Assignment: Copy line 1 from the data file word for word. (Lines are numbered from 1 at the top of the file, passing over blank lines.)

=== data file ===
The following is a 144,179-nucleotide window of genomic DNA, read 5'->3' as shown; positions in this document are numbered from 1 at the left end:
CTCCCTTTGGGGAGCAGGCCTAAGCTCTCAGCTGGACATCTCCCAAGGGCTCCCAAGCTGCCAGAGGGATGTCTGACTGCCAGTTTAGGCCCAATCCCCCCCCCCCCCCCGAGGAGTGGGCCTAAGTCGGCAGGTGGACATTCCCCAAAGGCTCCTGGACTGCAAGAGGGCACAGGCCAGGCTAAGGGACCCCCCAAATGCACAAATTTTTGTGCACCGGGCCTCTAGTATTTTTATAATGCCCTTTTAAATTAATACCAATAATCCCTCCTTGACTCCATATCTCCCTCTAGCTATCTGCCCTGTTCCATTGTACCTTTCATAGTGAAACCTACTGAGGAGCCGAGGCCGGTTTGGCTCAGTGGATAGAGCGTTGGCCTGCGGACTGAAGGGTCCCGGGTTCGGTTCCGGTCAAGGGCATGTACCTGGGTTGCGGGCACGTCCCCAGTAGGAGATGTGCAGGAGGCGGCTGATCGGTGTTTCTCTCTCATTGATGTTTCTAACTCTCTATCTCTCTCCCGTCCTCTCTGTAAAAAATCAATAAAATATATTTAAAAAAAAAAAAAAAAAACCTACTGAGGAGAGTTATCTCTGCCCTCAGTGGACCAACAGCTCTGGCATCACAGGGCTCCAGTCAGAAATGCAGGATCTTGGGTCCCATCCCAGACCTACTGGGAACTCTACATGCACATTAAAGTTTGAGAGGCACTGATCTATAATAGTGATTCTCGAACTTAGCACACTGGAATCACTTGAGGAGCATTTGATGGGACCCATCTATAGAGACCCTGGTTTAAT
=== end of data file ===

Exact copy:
The following is a 144,179-nucleotide window of genomic DNA, read 5'->3' as shown; positions in this document are numbered from 1 at the left end: